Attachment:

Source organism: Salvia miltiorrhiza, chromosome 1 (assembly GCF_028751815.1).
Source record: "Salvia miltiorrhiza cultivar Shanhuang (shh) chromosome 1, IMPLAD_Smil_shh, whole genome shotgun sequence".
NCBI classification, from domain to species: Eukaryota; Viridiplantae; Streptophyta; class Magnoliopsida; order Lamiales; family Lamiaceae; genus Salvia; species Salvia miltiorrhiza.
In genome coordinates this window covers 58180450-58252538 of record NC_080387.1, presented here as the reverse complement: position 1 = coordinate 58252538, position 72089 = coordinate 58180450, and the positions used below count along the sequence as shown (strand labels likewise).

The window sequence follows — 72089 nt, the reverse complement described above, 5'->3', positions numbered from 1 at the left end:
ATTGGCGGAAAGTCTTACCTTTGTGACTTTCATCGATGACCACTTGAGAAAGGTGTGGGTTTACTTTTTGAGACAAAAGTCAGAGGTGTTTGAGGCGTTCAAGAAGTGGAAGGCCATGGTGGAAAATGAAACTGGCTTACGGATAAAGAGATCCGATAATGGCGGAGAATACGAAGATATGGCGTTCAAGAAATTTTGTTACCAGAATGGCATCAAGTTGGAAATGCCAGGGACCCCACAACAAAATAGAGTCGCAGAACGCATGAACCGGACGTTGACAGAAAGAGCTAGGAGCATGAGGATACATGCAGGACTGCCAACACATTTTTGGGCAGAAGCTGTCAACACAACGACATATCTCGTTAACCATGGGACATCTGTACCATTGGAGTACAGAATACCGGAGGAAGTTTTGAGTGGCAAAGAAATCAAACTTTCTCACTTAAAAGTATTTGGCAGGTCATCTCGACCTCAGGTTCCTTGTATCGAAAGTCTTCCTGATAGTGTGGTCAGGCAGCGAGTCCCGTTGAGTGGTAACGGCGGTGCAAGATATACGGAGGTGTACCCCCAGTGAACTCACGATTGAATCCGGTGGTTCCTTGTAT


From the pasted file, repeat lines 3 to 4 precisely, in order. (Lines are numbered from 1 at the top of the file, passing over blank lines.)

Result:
NCBI classification, from domain to species: Eukaryota; Viridiplantae; Streptophyta; class Magnoliopsida; order Lamiales; family Lamiaceae; genus Salvia; species Salvia miltiorrhiza.
In genome coordinates this window covers 58180450-58252538 of record NC_080387.1, presented here as the reverse complement: position 1 = coordinate 58252538, position 72089 = coordinate 58180450, and the positions used below count along the sequence as shown (strand labels likewise).